HTML and CSS Reference
In-Depth Information
Specificity Points
Specificity points are intentionally hyphenated, as their values are not computed
from a base of 10. Class selectors do not hold a point value of 10, and ID select-
ors do not hold a point value of 100. Instead, these points should be read as
0-1-0 and 1-0-0 respectively. We'll take a closer look at why these point val-
ues are hyphenated shortly, when we combine selectors.
The higher the specificity weight of a selector, the more superiority the selector is given
when a styling conflict occurs. For example, if a paragraph element is selected using a type
selector in one place and an ID selector in another, the ID selector will take precedence
over the type selector regardless of where the ID selector appears in the cascade.
1. <p id="food">...</p>
1. #food {
2. background: green;
3. }
4. p {
5. background: orange;
6. }
Here we have a paragraph element with an ID attribute value of food . Within our CSS,
that paragraph is being selected by two different kinds of selectors: one type selector and
one ID selector. Although the type selector comes after the ID selector in the cascade,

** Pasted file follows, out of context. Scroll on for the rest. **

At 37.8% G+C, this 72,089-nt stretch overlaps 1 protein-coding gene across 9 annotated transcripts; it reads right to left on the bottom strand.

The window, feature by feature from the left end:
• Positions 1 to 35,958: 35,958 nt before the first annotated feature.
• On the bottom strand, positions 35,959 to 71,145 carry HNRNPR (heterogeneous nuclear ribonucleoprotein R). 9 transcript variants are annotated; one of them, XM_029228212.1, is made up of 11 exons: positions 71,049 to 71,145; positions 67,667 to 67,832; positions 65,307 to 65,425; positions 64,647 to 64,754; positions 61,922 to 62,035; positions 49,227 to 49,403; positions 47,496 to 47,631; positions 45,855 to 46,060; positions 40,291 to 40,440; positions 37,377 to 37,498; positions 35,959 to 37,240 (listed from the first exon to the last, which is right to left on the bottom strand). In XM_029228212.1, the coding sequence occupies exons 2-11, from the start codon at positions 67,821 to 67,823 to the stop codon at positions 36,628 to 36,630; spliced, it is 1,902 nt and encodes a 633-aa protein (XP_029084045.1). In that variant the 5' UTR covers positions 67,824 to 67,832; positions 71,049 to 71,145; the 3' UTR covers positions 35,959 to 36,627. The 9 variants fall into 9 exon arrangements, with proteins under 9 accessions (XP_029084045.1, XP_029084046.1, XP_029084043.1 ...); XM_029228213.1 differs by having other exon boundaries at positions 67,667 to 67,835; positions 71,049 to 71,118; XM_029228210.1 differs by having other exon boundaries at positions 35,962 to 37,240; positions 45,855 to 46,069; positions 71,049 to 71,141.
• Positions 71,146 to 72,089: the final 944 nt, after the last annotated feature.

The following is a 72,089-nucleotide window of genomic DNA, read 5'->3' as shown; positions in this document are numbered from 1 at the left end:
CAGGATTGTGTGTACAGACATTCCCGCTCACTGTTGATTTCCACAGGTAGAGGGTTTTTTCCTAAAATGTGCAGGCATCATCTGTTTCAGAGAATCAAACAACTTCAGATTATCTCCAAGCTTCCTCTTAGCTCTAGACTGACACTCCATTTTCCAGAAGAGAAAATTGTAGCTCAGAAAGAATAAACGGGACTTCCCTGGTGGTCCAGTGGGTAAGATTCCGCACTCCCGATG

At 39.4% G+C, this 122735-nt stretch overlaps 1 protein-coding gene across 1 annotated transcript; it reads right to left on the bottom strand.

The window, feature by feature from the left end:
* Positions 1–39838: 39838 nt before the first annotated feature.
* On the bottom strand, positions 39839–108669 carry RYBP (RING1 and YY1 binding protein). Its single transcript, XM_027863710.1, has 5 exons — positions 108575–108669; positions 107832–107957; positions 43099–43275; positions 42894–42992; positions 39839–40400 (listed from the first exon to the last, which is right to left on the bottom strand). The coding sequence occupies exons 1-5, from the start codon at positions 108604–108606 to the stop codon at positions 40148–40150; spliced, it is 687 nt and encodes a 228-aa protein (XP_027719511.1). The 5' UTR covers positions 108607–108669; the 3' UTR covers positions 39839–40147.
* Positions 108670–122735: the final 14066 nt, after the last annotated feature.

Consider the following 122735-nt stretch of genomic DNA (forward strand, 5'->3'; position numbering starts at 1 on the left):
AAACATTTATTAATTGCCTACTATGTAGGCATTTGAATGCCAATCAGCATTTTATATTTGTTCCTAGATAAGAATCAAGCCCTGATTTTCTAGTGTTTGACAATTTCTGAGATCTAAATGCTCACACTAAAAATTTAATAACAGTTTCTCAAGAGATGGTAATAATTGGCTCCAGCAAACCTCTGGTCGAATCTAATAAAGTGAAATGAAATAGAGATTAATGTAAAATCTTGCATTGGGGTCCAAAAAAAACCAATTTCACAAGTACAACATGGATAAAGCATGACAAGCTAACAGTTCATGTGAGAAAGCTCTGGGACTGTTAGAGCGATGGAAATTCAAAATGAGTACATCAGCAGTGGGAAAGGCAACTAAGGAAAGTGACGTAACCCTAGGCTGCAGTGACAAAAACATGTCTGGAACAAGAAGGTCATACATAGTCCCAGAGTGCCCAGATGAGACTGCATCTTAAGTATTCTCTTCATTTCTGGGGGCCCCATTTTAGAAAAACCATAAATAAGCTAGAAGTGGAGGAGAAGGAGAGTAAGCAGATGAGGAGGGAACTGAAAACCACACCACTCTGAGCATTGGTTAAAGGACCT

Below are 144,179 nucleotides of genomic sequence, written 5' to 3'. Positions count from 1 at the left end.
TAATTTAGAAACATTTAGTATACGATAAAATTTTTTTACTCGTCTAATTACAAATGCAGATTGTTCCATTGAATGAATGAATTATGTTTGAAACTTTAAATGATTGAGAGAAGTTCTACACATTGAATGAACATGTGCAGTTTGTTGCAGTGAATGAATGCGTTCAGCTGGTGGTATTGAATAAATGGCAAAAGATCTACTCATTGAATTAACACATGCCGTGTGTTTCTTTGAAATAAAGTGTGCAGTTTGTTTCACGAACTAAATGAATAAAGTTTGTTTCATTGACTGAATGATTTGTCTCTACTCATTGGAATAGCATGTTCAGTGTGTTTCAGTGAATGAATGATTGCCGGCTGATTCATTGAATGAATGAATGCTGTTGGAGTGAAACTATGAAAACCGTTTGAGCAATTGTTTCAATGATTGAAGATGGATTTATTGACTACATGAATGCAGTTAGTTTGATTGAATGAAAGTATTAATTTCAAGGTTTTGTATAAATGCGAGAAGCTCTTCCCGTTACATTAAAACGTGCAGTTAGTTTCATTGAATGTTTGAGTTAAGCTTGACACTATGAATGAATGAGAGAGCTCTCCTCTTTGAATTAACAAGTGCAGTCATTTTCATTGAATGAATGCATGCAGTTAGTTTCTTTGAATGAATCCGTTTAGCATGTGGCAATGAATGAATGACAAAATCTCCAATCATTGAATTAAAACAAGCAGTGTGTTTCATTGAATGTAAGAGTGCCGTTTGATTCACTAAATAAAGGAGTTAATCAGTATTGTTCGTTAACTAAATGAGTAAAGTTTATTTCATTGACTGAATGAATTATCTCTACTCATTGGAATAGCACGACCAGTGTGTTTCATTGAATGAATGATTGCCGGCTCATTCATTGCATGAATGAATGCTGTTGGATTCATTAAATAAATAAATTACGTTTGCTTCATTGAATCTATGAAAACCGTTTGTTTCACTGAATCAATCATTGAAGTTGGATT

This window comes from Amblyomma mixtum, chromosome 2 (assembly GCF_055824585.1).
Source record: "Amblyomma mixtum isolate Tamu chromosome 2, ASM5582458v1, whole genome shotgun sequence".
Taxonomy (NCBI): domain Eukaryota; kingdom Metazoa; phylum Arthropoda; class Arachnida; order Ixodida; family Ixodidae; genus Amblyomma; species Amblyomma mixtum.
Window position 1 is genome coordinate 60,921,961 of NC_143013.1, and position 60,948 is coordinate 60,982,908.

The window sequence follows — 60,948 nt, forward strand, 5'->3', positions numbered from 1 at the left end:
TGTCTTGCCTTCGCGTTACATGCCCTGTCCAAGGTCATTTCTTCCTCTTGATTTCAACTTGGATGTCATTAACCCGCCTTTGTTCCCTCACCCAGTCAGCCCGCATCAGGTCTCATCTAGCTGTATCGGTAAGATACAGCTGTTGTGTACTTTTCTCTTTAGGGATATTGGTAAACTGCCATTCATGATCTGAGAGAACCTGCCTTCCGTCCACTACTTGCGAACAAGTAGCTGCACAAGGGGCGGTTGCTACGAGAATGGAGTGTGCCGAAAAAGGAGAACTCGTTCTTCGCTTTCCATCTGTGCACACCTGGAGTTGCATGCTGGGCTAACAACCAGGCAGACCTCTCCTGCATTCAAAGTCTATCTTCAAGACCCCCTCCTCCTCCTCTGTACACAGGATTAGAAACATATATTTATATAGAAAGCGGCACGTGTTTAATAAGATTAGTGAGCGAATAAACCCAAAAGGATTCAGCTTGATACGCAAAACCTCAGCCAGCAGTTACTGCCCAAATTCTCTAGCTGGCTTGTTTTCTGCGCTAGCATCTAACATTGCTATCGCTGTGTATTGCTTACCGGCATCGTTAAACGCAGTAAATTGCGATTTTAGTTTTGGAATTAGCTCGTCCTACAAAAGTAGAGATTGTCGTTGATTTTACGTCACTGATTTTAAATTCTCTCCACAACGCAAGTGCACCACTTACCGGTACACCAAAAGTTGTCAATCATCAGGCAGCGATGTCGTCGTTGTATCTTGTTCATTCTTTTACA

the ID selector takes precedence over the type selector because it has a higher specificity
weight; consequently the paragraph will appear with a green background.
The specificity weights of different types of selectors are incredibly important to remember.
At times styles may not appear on elements as intended, and chances are the specificity
weights of our selectors are breaking the cascade, therefore our styles are not appearing
Understanding how the cascade and specificity work is a huge hurdle, and we'll continue
to cover this topic. For now, let's look at how to be a little more particular and intentional
with our selectors by combining them. Keep in mind that as we combine selectors, we'll
also be changing their specificity.
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